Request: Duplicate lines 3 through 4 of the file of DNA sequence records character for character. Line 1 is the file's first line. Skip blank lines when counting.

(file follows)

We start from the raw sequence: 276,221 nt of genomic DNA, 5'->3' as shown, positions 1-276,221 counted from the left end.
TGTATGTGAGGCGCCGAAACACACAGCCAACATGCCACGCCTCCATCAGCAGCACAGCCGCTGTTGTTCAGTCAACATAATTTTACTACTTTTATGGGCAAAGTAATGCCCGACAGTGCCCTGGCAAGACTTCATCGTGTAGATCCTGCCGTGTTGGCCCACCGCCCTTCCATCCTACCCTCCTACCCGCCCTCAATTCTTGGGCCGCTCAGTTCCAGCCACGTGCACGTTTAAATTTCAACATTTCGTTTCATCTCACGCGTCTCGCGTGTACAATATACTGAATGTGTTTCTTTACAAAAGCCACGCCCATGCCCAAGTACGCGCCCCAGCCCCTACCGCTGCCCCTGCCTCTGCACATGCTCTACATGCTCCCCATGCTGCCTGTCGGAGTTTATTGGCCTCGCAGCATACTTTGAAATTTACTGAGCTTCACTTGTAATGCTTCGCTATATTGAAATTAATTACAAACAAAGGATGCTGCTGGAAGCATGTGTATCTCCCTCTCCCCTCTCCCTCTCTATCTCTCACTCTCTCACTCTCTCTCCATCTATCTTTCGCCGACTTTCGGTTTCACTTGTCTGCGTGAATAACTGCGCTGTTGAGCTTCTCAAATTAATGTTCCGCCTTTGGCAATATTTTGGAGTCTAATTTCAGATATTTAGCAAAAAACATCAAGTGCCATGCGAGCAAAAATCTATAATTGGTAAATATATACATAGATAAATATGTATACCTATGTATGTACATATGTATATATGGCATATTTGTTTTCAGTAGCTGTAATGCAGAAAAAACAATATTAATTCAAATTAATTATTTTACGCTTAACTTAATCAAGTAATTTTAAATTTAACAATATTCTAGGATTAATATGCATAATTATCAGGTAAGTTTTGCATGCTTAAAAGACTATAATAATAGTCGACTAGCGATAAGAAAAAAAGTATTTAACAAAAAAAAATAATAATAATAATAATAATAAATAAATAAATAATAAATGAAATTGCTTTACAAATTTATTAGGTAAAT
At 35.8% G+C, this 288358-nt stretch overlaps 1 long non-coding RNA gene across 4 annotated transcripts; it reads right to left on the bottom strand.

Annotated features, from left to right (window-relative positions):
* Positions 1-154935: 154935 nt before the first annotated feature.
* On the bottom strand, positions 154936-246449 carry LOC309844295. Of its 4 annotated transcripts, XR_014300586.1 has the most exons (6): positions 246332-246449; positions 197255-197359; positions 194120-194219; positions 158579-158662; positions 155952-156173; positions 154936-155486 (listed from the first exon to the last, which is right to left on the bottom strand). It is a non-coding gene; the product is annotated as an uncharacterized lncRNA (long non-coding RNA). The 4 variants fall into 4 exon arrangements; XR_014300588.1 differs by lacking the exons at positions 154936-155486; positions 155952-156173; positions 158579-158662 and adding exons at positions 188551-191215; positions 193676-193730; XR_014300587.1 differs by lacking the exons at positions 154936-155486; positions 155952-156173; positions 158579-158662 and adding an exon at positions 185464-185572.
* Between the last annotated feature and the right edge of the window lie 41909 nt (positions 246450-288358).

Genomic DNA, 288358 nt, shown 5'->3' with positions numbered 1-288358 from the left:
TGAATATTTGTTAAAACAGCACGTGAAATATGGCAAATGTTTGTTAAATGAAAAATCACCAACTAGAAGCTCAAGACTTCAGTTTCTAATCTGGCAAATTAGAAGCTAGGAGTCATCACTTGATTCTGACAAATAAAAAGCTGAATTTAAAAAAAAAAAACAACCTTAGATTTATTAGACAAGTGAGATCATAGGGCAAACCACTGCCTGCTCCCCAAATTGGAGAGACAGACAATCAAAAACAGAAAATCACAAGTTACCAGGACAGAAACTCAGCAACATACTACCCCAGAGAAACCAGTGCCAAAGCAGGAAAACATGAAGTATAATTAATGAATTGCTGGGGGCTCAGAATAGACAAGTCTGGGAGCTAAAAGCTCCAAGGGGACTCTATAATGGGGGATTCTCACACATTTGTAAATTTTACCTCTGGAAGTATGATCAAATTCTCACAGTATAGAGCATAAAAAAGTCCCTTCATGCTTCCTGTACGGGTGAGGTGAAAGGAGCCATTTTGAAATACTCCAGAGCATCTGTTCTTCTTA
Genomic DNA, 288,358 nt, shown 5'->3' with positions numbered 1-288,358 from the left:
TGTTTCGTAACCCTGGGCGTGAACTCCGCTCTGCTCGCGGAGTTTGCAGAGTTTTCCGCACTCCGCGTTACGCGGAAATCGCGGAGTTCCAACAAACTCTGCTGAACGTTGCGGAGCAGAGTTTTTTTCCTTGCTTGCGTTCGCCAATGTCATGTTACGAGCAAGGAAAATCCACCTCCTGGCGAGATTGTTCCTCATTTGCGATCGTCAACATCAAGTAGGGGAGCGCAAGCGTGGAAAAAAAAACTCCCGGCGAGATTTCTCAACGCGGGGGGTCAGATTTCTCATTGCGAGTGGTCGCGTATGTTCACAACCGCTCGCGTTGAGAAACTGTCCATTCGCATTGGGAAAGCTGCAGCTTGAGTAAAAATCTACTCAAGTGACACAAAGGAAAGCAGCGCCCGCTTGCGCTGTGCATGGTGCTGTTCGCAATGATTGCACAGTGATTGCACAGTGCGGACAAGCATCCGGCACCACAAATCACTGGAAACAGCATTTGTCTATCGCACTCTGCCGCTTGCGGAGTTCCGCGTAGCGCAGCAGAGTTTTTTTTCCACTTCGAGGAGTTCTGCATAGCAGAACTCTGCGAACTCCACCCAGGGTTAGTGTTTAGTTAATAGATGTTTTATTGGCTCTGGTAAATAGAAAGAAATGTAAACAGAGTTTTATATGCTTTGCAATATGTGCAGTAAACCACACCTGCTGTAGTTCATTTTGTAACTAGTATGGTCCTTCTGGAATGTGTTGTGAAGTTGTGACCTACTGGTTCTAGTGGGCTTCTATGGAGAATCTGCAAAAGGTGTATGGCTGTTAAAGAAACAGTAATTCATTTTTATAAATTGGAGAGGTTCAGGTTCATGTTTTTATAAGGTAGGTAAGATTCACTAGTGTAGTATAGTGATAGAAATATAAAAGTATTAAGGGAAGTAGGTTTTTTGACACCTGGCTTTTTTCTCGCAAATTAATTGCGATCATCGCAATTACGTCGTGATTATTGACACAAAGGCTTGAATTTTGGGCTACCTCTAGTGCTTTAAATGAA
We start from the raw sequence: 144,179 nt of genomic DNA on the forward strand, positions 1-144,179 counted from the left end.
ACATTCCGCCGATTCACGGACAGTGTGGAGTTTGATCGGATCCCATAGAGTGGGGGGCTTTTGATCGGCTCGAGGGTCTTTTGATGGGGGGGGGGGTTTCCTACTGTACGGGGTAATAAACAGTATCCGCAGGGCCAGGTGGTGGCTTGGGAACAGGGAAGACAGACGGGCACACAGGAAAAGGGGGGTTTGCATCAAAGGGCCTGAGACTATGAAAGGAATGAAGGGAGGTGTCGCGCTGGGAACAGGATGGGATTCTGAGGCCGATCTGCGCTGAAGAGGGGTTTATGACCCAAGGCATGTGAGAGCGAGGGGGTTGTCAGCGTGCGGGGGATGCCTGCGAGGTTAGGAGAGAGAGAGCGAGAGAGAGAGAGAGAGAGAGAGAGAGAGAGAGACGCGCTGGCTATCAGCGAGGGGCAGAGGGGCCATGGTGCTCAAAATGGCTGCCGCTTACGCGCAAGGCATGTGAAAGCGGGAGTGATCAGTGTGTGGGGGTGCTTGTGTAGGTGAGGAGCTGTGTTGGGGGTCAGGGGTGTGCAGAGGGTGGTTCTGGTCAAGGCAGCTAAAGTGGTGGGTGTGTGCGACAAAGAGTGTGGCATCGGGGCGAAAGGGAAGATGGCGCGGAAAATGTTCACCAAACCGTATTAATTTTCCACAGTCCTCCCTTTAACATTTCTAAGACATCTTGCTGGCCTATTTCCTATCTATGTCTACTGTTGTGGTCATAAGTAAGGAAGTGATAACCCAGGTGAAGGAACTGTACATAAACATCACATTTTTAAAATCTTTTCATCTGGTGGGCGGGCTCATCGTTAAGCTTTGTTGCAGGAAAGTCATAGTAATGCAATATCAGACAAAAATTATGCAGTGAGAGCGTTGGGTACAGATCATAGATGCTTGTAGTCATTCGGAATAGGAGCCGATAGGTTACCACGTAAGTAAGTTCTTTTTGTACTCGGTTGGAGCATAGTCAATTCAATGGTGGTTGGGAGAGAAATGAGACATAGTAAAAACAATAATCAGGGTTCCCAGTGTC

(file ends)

At 35.8% G+C, this 288358-nt stretch overlaps 1 long non-coding RNA gene across 4 annotated transcripts; it reads right to left on the bottom strand.

Annotated features, from left to right (window-relative positions):